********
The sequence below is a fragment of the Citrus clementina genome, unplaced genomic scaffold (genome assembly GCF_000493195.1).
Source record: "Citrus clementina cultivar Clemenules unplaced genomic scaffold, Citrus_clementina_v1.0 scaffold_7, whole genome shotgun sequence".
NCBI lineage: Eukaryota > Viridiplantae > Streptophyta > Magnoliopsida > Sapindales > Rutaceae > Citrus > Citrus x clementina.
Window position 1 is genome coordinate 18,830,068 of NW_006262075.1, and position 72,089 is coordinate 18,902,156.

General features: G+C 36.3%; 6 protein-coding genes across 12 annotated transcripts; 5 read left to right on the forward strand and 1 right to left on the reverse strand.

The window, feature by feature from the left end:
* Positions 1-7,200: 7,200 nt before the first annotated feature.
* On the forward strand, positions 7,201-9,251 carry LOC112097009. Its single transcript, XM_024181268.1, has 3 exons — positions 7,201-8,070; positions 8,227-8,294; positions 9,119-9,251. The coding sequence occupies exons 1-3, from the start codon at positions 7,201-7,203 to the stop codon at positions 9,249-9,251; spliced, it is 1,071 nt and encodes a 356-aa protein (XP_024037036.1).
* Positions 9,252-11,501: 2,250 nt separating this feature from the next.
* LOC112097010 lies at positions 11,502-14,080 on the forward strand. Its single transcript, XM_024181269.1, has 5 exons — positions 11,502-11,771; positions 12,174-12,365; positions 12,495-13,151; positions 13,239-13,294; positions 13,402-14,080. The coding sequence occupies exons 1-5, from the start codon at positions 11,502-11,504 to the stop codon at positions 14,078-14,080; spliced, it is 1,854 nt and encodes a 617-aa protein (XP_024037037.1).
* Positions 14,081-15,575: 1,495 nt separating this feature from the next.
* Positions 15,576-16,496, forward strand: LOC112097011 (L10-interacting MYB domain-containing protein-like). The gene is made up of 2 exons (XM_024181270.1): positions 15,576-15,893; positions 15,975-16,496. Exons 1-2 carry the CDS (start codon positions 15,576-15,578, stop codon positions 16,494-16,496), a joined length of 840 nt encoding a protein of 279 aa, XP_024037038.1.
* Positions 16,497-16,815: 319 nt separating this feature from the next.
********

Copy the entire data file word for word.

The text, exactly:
The sequence below is a fragment of the Citrus clementina genome, unplaced genomic scaffold (genome assembly GCF_000493195.1).
Source record: "Citrus clementina cultivar Clemenules unplaced genomic scaffold, Citrus_clementina_v1.0 scaffold_7, whole genome shotgun sequence".
NCBI lineage: Eukaryota > Viridiplantae > Streptophyta > Magnoliopsida > Sapindales > Rutaceae > Citrus > Citrus x clementina.
Window position 1 is genome coordinate 18,830,068 of NW_006262075.1, and position 72,089 is coordinate 18,902,156.

General features: G+C 36.3%; 6 protein-coding genes across 12 annotated transcripts; 5 read left to right on the forward strand and 1 right to left on the reverse strand.

The window, feature by feature from the left end:
* Positions 1-7,200: 7,200 nt before the first annotated feature.
* On the forward strand, positions 7,201-9,251 carry LOC112097009. Its single transcript, XM_024181268.1, has 3 exons — positions 7,201-8,070; positions 8,227-8,294; positions 9,119-9,251. The coding sequence occupies exons 1-3, from the start codon at positions 7,201-7,203 to the stop codon at positions 9,249-9,251; spliced, it is 1,071 nt and encodes a 356-aa protein (XP_024037036.1).
* Positions 9,252-11,501: 2,250 nt separating this feature from the next.
* LOC112097010 lies at positions 11,502-14,080 on the forward strand. Its single transcript, XM_024181269.1, has 5 exons — positions 11,502-11,771; positions 12,174-12,365; positions 12,495-13,151; positions 13,239-13,294; positions 13,402-14,080. The coding sequence occupies exons 1-5, from the start codon at positions 11,502-11,504 to the stop codon at positions 14,078-14,080; spliced, it is 1,854 nt and encodes a 617-aa protein (XP_024037037.1).
* Positions 14,081-15,575: 1,495 nt separating this feature from the next.
* Positions 15,576-16,496, forward strand: LOC112097011 (L10-interacting MYB domain-containing protein-like). The gene is made up of 2 exons (XM_024181270.1): positions 15,576-15,893; positions 15,975-16,496. Exons 1-2 carry the CDS (start codon positions 15,576-15,578, stop codon positions 16,494-16,496), a joined length of 840 nt encoding a protein of 279 aa, XP_024037038.1.
* Positions 16,497-16,815: 319 nt separating this feature from the next.